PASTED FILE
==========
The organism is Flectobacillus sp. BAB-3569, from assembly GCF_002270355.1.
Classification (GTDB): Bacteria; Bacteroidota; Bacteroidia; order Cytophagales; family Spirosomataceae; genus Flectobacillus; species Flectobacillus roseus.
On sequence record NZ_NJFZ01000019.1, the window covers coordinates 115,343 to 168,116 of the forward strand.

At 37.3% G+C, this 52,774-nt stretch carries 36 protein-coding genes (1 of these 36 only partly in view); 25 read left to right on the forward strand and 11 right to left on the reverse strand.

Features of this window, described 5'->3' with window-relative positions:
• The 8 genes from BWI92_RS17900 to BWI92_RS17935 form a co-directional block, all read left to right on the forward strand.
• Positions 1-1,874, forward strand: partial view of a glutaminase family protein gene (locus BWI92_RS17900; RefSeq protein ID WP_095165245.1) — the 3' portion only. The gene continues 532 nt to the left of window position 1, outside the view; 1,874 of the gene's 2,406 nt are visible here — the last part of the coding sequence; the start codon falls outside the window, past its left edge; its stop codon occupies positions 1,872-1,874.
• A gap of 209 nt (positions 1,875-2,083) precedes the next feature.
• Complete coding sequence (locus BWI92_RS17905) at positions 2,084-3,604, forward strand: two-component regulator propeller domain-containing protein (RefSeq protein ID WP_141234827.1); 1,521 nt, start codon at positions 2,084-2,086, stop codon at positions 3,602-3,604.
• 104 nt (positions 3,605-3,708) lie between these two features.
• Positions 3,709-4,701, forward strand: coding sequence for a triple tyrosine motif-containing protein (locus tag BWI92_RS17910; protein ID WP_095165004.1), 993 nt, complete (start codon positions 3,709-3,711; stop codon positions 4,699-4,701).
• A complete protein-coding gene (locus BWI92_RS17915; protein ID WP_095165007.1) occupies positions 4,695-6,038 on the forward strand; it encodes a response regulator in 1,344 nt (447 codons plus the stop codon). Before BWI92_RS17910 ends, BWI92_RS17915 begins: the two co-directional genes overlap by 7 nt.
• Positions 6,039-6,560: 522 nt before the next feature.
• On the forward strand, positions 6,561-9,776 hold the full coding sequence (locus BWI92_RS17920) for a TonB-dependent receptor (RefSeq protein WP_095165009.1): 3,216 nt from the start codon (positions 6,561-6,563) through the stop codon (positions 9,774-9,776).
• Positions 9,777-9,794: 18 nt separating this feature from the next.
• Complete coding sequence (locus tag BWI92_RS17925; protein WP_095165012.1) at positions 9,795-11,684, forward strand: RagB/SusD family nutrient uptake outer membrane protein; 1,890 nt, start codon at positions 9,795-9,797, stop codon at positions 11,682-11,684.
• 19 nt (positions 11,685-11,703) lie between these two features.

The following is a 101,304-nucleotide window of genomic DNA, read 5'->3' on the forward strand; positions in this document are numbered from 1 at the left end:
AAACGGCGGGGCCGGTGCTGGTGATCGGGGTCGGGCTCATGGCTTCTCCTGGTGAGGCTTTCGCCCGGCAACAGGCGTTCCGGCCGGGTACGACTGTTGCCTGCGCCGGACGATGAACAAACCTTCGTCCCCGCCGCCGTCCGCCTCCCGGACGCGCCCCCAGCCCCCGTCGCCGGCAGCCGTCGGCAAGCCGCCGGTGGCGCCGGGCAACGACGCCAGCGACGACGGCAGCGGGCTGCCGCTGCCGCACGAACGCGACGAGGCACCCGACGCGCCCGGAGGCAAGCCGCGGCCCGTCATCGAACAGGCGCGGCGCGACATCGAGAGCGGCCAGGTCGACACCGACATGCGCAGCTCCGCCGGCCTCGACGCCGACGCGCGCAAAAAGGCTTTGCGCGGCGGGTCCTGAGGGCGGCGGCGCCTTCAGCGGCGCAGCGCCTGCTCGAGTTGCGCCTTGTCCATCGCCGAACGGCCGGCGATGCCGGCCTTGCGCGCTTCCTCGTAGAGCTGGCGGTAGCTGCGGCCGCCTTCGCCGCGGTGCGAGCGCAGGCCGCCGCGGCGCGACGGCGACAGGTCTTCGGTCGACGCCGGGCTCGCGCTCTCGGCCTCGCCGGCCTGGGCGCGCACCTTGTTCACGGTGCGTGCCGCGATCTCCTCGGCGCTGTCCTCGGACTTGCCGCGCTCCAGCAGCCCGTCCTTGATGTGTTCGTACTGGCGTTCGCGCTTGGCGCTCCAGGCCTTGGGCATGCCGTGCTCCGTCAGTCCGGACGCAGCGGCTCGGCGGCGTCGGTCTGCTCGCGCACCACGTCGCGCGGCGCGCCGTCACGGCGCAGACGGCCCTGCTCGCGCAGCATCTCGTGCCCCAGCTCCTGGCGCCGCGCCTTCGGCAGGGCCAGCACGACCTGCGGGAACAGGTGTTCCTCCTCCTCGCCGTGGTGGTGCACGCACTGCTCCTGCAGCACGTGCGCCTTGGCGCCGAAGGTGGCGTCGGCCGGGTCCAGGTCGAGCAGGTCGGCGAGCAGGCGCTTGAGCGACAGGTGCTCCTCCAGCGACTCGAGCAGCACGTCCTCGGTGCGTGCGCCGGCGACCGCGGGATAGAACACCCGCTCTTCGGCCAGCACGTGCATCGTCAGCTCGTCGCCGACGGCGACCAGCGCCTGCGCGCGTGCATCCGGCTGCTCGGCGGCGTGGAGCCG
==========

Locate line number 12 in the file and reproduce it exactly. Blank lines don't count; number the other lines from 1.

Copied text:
• A complete protein-coding gene (locus BWI92_RS17915; protein ID WP_095165007.1) occupies positions 4,695-6,038 on the forward strand; it encodes a response regulator in 1,344 nt (447 codons plus the stop codon). Before BWI92_RS17910 ends, BWI92_RS17915 begins: the two co-directional genes overlap by 7 nt.